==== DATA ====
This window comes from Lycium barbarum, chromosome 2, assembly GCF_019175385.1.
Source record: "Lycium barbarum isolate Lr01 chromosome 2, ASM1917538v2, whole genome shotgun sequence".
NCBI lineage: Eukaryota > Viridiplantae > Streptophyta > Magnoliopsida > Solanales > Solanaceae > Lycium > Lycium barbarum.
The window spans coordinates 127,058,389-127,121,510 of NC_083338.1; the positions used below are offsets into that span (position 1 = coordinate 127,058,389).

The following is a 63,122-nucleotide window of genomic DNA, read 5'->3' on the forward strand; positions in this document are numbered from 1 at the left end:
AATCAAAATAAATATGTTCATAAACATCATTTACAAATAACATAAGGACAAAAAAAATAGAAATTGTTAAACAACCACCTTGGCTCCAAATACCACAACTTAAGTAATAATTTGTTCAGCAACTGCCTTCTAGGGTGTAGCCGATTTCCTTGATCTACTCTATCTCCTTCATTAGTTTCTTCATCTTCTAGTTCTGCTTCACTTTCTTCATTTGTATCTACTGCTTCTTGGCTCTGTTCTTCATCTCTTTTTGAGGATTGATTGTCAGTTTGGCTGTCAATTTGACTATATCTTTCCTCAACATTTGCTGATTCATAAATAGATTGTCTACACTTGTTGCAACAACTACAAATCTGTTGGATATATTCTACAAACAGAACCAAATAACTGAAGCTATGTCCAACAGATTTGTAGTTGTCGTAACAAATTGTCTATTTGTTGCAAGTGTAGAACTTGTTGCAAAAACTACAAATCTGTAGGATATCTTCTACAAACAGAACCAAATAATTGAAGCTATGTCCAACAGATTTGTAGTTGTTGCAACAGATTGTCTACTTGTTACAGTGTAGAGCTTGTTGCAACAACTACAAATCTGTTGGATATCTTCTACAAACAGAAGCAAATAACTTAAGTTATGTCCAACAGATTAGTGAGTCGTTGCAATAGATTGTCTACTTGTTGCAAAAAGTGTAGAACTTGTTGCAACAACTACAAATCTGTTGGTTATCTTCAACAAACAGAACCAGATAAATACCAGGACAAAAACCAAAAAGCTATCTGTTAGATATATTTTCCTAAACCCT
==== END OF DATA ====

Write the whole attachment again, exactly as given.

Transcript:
This window comes from Lycium barbarum, chromosome 2, assembly GCF_019175385.1.
Source record: "Lycium barbarum isolate Lr01 chromosome 2, ASM1917538v2, whole genome shotgun sequence".
NCBI lineage: Eukaryota > Viridiplantae > Streptophyta > Magnoliopsida > Solanales > Solanaceae > Lycium > Lycium barbarum.
The window spans coordinates 127,058,389-127,121,510 of NC_083338.1; the positions used below are offsets into that span (position 1 = coordinate 127,058,389).

The following is a 63,122-nucleotide window of genomic DNA, read 5'->3' on the forward strand; positions in this document are numbered from 1 at the left end:
AATCAAAATAAATATGTTCATAAACATCATTTACAAATAACATAAGGACAAAAAAAATAGAAATTGTTAAACAACCACCTTGGCTCCAAATACCACAACTTAAGTAATAATTTGTTCAGCAACTGCCTTCTAGGGTGTAGCCGATTTCCTTGATCTACTCTATCTCCTTCATTAGTTTCTTCATCTTCTAGTTCTGCTTCACTTTCTTCATTTGTATCTACTGCTTCTTGGCTCTGTTCTTCATCTCTTTTTGAGGATTGATTGTCAGTTTGGCTGTCAATTTGACTATATCTTTCCTCAACATTTGCTGATTCATAAATAGATTGTCTACACTTGTTGCAACAACTACAAATCTGTTGGATATATTCTACAAACAGAACCAAATAACTGAAGCTATGTCCAACAGATTTGTAGTTGTCGTAACAAATTGTCTATTTGTTGCAAGTGTAGAACTTGTTGCAAAAACTACAAATCTGTAGGATATCTTCTACAAACAGAACCAAATAATTGAAGCTATGTCCAACAGATTTGTAGTTGTTGCAACAGATTGTCTACTTGTTACAGTGTAGAGCTTGTTGCAACAACTACAAATCTGTTGGATATCTTCTACAAACAGAAGCAAATAACTTAAGTTATGTCCAACAGATTAGTGAGTCGTTGCAATAGATTGTCTACTTGTTGCAAAAAGTGTAGAACTTGTTGCAACAACTACAAATCTGTTGGTTATCTTCAACAAACAGAACCAGATAAATACCAGGACAAAAACCAAAAAGCTATCTGTTAGATATATTTTCCTAAACCCT